Associate Professor Darren Martin

Computational Biology Group

Associate Professor Darren Martin PhD (Cape Town)

Division of Computational Biology, Department of Integrative Biomedical Sciences, & Member of the Institute of Infectious Disease and Molecular Medicine(IDM), Faculty of Health Sciences, University of Cape Town.  

The Computational Biology (CBIO) Group is the centre of Bioinformatics activities at the University. It aims to perform world-class bioinformatics research and provide high-quality bioinformatics education, training, and services. The CBIO Division is part of the Department of Integrative Biomedical Sciences and is located within the IDM. Darren Martin’s main research interests lie in studying the role that genetic recombination plays during virus evolution.

As a mechanism that generates virus sequence diversity, recombination participates in the evolution of enhanced pathogenicity, drug resistance, and vaccine escape. Using computational recombination-analysis tools developed at the IDM, his group are searching for recombination hot- and cold-spots within the genomes of all currently described virus families. With a focus on combining computational and wet-lab experimental approaches Darren’s group tests hypothesis relating to genetic recombination, the evolution of genome-scale secondary structures and fitness trad-offs. For example, the group has shown that obligatory maintenance of the delicate network of co-evolved intra-genomic interactions that define the biology of virus species, severely limits the types of recombination events that are tolerable in nature. By demarcating the sub-genome modules that are and are not tolerably exchanged between viruses, recombination hot and cold spot maps should be applicable to the rational design of "recombination resistant" vaccines and drugs against viruses such as HIV and Hepatitis C. Such maps should also be applicable to the identification of genome regions that interact with one another.

Selected publications:

RDP4: Detection and analysis of recombination patterns in virus genomes. DP Martin, B Murrell, M Golden, A Khoosal, B Muhire. Virus Evolution 1 (1), vev003.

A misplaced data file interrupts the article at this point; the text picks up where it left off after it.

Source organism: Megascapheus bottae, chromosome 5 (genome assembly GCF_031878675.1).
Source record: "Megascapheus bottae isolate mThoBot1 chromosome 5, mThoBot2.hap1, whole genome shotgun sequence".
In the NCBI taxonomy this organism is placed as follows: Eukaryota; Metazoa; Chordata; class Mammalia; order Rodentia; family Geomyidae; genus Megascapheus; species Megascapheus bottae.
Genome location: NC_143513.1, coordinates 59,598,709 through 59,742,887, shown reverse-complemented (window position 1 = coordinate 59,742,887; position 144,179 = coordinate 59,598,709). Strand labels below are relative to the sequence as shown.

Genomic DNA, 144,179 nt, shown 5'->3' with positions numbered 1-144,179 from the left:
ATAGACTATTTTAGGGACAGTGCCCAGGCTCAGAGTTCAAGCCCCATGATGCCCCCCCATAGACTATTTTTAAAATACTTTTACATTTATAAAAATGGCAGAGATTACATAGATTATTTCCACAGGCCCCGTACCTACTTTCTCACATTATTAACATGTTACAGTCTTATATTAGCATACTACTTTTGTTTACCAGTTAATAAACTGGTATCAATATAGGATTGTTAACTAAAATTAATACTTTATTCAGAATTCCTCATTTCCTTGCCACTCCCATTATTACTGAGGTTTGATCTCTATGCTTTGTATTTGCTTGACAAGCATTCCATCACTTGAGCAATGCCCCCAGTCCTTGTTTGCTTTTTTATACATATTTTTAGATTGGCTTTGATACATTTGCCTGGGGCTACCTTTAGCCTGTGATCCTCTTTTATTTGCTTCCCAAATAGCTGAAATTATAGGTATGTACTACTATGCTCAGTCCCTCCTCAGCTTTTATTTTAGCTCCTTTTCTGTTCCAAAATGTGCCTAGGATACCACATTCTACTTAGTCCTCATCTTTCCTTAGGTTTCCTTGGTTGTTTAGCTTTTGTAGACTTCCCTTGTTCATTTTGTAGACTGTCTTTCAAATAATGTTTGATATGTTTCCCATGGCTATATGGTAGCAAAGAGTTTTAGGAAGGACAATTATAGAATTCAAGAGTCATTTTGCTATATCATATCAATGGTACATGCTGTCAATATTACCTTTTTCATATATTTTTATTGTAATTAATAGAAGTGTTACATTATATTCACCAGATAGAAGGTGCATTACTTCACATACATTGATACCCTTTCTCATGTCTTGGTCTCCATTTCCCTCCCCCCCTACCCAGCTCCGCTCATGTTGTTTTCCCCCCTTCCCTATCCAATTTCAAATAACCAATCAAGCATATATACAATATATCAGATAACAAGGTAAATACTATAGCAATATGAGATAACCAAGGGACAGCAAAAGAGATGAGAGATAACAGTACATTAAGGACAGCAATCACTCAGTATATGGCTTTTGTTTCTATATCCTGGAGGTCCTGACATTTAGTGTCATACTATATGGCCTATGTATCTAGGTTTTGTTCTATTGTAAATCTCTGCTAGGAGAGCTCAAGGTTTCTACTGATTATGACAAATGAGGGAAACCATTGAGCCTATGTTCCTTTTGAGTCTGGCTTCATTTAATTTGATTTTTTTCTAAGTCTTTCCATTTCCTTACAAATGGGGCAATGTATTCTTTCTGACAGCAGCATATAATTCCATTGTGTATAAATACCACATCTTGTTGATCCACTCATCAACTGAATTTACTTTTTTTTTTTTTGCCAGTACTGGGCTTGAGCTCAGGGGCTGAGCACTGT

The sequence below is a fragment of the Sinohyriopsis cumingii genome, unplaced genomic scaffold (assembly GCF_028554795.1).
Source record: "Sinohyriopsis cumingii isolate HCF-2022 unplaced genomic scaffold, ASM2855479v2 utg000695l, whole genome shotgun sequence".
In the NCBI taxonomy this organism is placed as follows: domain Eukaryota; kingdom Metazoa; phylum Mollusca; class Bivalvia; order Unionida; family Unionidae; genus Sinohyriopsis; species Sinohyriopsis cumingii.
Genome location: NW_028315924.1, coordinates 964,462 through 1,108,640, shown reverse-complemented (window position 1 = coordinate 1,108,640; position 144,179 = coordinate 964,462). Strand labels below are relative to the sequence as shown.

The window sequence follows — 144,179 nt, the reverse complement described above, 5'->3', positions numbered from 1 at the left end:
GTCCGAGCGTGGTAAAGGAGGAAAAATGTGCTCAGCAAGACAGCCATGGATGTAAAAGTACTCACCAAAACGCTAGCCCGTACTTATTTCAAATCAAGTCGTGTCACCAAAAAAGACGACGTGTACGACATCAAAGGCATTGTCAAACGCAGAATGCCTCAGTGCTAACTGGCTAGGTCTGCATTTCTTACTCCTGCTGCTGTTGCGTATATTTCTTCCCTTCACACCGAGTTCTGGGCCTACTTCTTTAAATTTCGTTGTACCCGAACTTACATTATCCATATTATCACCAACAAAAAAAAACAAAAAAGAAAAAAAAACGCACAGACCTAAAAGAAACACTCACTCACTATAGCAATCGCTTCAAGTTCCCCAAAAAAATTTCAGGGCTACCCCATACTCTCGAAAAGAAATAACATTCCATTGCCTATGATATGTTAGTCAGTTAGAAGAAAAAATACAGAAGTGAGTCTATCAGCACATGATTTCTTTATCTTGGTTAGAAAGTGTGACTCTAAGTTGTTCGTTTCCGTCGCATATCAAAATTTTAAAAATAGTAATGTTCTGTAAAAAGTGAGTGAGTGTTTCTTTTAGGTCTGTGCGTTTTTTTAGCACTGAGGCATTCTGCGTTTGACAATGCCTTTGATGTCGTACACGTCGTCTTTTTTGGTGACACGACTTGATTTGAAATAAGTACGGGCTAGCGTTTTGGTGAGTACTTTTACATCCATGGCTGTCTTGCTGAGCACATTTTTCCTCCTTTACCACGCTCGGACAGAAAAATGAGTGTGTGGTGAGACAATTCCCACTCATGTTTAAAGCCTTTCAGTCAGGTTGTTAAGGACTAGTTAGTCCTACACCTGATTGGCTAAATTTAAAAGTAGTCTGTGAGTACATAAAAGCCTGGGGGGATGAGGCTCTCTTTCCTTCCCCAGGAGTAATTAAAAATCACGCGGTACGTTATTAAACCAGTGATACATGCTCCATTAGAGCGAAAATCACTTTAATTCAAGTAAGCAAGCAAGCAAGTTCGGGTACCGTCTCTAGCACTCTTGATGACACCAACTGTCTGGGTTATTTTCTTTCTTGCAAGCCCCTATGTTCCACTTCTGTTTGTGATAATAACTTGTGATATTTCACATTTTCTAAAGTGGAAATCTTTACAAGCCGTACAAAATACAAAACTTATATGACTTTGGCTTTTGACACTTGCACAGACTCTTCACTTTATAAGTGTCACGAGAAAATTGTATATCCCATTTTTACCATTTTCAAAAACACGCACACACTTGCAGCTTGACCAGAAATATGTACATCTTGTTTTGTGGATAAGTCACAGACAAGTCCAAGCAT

Pervasive tertiary structure in the dengue virus RNA genome. Dethoff EA, Boerneke MA, Gokhale NS, Muhire BM, Martin DP, Sacco MT, McFadden MJ, Weinstein JB, Messer WB, Horner SM, Weeks KM. Proc Natl Acad Sci U S A. 2018 115(45):11513-11518.

Integrative landscape of dysregulated signaling pathways of clinically distinct pancreatic cancer subtypes. Sinkala M, Mulder N, Martin DP. 2018. Oncotarget 26;9(49):29123. (JIF 5,168).

SDT: a virus classification tool based on pairwise sequence alignment and identity calculation. Muhire BM, Varsani A, Martin DP. PLoS One. 2014 Sep 26;9(9):e108277. doi: 10.1371/journal.pone.0108277.

Patterns of genomic site inheritance in HIV-1M inter-subtype recombinants delineate the most likely genomic sites of subtype-specific adaptation. Tongo M, de Oliveira T, Martin DP.  Virus Evolution 2018 11;4(1):vey015.

Contact details:

Division of Computational Biology
Room N1.05 Werner Beit North Building
Institute of Infectious Disease and Molecular Medicine
UCT Faculty of Health Sciences
Anzio Road, Observatory 7925
South Africa

Tel:  +27 (83) 2700027

Alternate site:


Pierre Lefeuvre, CIRAD, Reunion

Jean Michel Lett CIRAD, Reunion

Philippe Lemey, University of Leuven, Belgium

Philippe Roumagnac, CIRAD Montpellier, France

Rob Briddon, NIBGE, Pakistan

Alice Nagata EMBRAPA, Brazil

Sunday Oluwafemi, Bowen University, Nigeria

David Posada, University of Vigo, Spain

Ed Rybicki, University of Cape Town, South Africa

Dionne Shepherd, University of Cape Town, South Africa

Arvind Varsani, University of Christchurch, New Zealand

Carolyn Williamson, University of Cape Town, South Africa